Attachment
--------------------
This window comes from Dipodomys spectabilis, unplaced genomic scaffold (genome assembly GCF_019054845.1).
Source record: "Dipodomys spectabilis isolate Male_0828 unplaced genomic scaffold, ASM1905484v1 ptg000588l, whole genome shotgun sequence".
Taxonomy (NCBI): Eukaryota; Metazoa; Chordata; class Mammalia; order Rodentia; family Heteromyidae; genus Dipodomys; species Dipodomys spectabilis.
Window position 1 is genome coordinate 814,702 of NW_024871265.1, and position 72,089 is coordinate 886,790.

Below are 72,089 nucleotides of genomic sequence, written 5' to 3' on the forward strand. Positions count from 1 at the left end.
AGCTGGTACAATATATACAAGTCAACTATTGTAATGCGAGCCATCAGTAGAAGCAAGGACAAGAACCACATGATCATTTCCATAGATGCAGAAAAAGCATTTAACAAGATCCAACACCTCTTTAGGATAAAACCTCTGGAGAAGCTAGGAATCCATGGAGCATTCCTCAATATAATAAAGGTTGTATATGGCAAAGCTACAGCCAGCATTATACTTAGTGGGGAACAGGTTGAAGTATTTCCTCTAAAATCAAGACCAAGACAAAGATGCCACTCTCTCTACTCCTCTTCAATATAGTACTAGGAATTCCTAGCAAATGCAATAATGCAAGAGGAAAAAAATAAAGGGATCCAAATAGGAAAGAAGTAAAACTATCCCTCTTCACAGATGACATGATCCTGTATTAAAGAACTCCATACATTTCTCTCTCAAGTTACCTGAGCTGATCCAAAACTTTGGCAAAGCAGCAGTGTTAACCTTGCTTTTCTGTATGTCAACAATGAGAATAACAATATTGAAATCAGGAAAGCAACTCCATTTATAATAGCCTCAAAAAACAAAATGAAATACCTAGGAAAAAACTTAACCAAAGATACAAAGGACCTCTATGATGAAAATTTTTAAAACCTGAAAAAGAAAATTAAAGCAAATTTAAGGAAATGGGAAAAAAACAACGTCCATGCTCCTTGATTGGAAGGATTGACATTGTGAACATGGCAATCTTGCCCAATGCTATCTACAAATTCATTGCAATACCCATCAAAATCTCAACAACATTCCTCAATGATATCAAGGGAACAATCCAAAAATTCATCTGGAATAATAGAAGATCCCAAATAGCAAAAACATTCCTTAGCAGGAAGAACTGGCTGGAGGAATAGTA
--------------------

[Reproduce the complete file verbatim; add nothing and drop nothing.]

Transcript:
This window comes from Dipodomys spectabilis, unplaced genomic scaffold (genome assembly GCF_019054845.1).
Source record: "Dipodomys spectabilis isolate Male_0828 unplaced genomic scaffold, ASM1905484v1 ptg000588l, whole genome shotgun sequence".
Taxonomy (NCBI): Eukaryota; Metazoa; Chordata; class Mammalia; order Rodentia; family Heteromyidae; genus Dipodomys; species Dipodomys spectabilis.
Window position 1 is genome coordinate 814,702 of NW_024871265.1, and position 72,089 is coordinate 886,790.

Below are 72,089 nucleotides of genomic sequence, written 5' to 3' on the forward strand. Positions count from 1 at the left end.
AGCTGGTACAATATATACAAGTCAACTATTGTAATGCGAGCCATCAGTAGAAGCAAGGACAAGAACCACATGATCATTTCCATAGATGCAGAAAAAGCATTTAACAAGATCCAACACCTCTTTAGGATAAAACCTCTGGAGAAGCTAGGAATCCATGGAGCATTCCTCAATATAATAAAGGTTGTATATGGCAAAGCTACAGCCAGCATTATACTTAGTGGGGAACAGGTTGAAGTATTTCCTCTAAAATCAAGACCAAGACAAAGATGCCACTCTCTCTACTCCTCTTCAATATAGTACTAGGAATTCCTAGCAAATGCAATAATGCAAGAGGAAAAAAATAAAGGGATCCAAATAGGAAAGAAGTAAAACTATCCCTCTTCACAGATGACATGATCCTGTATTAAAGAACTCCATACATTTCTCTCTCAAGTTACCTGAGCTGATCCAAAACTTTGGCAAAGCAGCAGTGTTAACCTTGCTTTTCTGTATGTCAACAATGAGAATAACAATATTGAAATCAGGAAAGCAACTCCATTTATAATAGCCTCAAAAAACAAAATGAAATACCTAGGAAAAAACTTAACCAAAGATACAAAGGACCTCTATGATGAAAATTTTTAAAACCTGAAAAAGAAAATTAAAGCAAATTTAAGGAAATGGGAAAAAAACAACGTCCATGCTCCTTGATTGGAAGGATTGACATTGTGAACATGGCAATCTTGCCCAATGCTATCTACAAATTCATTGCAATACCCATCAAAATCTCAACAACATTCCTCAATGATATCAAGGGAACAATCCAAAAATTCATCTGGAATAATAGAAGATCCCAAATAGCAAAAACATTCCTTAGCAGGAAGAACTGGCTGGAGGAATAGTA